- Pro Video
- Lighting & Studio
- Pro Audio
- TVs & Entertainment
- A/V Presentation
- Shop Categories
- Used Dept
It was a very special treat to have my photo of the Florence Cathedral appear on the February 2014 edition of National Geographic (Hungary edition). Here’s how I got the shot.
I have a passion for Italy, and Florence will always have a special place in my heart. That’s one of the reasons that I now run photo tours in Italy along with my good friend and fellow travel photographer Elia Locardi. As luck would have it, the spectacular Basilica di Santa Maria del Fiore (pictured on the cover) is one of the stops on our tour, and rightfully so. It’s one of the most beautiful buildings in the world, and a wonderful subject for any photographer.
After leading a photo walk at a travel-blogger conference in Umbria the week before, I was spending some time with friends in Florence. The Cathedral, or Duomo as it’s called locally, is an incredible feat of design and architecture, but it isn’t always easy to get a great shot of the church, for several reasons. It’s usually got scaffolding covering some part of the building, since they have to do maintenance work on the structure on a regular basis. It’s huge, so getting it all in frame can be difficult when close up, especially considering that it’s not easy to back up and get an unobstructed view. Lastly, there are swarms of people that surround the building all day long, so the only time to get a clear shot with no people in it is at sunrise… if you're lucky.
On this trip, I was getting over a rough chest infection and an awful cough, so I didn’t get up for any sunrise shooting, but I still wanted to make sure I could get a shot of the Duomo at sunset—and I didn’t want people in the shot. The only way to do that was to rise above street level and find a good vantage point to get my shot. Rooftop terraces seemed like the ideal thing, but would I be granted access? That was to be seen.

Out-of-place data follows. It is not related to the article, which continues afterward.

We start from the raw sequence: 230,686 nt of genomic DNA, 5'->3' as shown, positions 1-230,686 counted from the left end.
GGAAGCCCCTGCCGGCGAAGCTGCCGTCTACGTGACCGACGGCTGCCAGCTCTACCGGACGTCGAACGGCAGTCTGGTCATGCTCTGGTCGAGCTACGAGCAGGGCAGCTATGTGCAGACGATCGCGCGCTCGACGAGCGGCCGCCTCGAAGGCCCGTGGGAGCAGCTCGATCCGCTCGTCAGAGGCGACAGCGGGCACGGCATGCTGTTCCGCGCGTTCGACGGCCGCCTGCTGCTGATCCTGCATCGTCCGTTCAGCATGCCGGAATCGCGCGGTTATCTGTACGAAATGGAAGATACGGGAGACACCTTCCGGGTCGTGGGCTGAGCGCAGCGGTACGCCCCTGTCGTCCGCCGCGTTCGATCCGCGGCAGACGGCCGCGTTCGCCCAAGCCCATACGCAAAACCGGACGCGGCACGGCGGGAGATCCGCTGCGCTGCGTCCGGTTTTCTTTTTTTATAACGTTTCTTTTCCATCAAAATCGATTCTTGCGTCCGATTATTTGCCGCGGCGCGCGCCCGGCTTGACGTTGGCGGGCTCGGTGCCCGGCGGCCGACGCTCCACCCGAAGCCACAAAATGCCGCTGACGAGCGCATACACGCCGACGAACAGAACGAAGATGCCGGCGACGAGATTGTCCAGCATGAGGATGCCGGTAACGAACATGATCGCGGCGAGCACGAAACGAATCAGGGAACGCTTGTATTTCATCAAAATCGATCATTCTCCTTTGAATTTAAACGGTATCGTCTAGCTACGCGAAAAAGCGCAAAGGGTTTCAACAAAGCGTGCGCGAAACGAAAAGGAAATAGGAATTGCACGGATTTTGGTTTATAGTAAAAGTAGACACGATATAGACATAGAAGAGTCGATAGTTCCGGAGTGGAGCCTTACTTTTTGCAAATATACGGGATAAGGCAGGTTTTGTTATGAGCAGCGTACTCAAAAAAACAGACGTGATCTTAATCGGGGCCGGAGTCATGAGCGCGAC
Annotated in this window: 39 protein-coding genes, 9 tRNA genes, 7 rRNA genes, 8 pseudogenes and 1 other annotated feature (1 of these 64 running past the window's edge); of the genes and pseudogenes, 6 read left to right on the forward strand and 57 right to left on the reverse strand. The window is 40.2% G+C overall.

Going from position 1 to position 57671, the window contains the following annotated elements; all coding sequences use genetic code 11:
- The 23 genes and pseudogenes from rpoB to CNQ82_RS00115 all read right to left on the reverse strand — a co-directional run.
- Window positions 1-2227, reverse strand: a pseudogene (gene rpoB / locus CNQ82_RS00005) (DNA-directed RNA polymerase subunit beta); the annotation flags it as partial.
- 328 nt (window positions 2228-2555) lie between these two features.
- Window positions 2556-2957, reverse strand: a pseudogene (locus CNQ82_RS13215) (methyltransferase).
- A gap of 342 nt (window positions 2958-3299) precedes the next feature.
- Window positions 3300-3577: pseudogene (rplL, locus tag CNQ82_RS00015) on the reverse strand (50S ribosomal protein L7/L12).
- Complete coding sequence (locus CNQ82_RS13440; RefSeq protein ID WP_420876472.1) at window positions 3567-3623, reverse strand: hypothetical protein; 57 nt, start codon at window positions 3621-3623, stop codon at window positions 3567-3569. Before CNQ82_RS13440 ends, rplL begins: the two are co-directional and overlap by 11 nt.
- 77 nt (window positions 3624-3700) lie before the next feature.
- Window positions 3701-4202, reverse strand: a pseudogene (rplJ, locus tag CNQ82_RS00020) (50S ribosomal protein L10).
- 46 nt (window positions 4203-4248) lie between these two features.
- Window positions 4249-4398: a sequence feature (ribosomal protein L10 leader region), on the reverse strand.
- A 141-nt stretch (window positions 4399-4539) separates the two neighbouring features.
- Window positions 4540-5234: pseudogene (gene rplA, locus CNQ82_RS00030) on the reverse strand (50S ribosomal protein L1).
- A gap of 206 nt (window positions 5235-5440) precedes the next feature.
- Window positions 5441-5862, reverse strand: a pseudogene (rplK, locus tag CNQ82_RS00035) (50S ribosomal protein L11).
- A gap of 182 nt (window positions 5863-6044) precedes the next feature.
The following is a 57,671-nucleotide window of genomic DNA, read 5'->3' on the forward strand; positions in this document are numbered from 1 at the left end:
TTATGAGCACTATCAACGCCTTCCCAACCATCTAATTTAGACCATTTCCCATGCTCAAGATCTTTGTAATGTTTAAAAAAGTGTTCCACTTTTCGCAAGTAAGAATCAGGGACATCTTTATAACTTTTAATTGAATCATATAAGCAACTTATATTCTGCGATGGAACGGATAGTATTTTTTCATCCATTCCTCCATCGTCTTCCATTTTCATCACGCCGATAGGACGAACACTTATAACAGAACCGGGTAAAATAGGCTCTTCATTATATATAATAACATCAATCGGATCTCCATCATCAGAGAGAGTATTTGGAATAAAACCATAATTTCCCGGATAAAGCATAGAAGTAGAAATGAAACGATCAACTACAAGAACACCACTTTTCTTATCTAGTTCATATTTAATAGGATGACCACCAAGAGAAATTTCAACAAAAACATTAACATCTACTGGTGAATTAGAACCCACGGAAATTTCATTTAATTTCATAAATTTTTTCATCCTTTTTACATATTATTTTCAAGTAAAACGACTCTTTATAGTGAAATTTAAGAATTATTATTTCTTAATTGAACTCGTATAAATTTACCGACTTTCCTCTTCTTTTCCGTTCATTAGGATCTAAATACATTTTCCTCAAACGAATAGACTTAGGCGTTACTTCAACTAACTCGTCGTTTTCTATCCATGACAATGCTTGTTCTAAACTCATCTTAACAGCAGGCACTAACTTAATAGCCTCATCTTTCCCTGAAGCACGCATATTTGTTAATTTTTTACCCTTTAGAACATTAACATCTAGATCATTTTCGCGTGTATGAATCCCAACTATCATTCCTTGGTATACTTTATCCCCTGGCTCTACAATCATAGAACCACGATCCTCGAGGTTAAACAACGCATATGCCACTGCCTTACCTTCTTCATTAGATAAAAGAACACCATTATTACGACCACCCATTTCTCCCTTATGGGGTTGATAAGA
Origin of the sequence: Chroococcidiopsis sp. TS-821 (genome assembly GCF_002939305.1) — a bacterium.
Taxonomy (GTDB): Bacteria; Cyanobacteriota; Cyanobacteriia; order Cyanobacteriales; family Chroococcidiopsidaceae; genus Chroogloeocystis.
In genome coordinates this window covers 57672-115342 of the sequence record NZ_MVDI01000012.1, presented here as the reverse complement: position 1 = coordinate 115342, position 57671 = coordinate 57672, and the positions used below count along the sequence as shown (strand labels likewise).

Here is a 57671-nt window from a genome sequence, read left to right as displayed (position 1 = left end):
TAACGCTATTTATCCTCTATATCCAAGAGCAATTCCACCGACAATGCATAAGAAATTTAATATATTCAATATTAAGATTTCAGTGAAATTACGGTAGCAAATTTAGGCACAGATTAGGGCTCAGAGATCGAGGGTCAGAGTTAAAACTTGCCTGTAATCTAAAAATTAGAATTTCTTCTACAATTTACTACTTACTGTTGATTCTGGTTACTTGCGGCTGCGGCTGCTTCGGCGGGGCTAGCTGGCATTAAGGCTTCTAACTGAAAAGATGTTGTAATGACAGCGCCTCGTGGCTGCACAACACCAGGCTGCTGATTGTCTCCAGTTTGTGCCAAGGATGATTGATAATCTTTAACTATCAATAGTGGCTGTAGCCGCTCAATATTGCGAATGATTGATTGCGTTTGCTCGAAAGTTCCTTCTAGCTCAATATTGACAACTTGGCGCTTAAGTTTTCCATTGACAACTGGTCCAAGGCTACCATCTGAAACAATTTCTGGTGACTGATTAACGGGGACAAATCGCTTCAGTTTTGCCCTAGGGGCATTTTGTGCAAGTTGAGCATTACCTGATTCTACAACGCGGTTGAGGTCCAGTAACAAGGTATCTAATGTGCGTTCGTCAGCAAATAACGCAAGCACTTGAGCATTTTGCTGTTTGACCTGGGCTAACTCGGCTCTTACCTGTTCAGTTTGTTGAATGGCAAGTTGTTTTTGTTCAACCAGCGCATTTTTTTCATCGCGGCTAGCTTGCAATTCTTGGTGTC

I spent part of my day researching rooftop bars and restaurants in Florence, and wasn’t having a lot of luck finding one with the perspective I wanted. After the online research was done, I began to do the recon work, and took a few hours to see if I could get access to some of these locations. Some places were easy to get into, but didn’t have the right view; others would just not grant me access at all with camera and tripod or were completely private. One of my last stops was the Machiavelli Palace Hotel, where I talked to the front desk clerk about getting access to their rooftop. He told me that their view was okay, but if I really wanted a great view I should go to another smaller, little-known hotel only a few blocks away. I duly noted the name and address and made my way over.
Upon arrival at my target destination, I asked the clerk there if I could go take a photo of the Duomo from the roof. I handed him a business promo card that just so happened to have my previous cover photo of National Geographic on the front. He looked at it, smiled and said, “Sure.” Phew, I was in.
This was not a nice rooftop bar or restaurant, just a balcony with a couple of tables and chairs, but oh… the view! I spent the next three hours waiting for the sun to sink below the beautiful Florentine horizon line of picture-perfect buildings and watched as golden-hour light faded in to a stunning blue hour. Not a bad day at the office indeed.
The four-part process in obtaining this photograph:
It was just a few days before my birthday, and I got my present early with this photograph that would go on to appear on the cover of what may just be the most prestigious magazine on Earth.
Ken Kaminesky is a commercial travel photographer and visual storyteller. His work has been featured in numerous commercial publications, including the New York Times and multiple covers of National Geographic. He communicates his passion for travel, and for the landscapes & people he meets along the way, through his popular blog, and through yearly workshops in places as far-flung as Jordan, Italy, and Iceland.
He doesn’t usually talk about himself in the third-person.